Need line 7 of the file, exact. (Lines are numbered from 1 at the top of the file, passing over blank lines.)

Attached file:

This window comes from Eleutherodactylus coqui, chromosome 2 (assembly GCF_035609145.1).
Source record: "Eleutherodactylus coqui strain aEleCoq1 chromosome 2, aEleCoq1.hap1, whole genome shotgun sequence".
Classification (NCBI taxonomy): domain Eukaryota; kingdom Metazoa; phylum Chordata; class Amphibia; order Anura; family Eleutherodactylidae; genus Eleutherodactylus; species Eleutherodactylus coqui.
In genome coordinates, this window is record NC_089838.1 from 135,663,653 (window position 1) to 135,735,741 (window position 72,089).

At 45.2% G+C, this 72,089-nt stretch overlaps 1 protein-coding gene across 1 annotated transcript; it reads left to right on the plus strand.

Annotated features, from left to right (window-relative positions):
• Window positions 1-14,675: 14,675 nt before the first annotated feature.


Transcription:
• Window positions 1-14,675: 14,675 nt before the first annotated feature.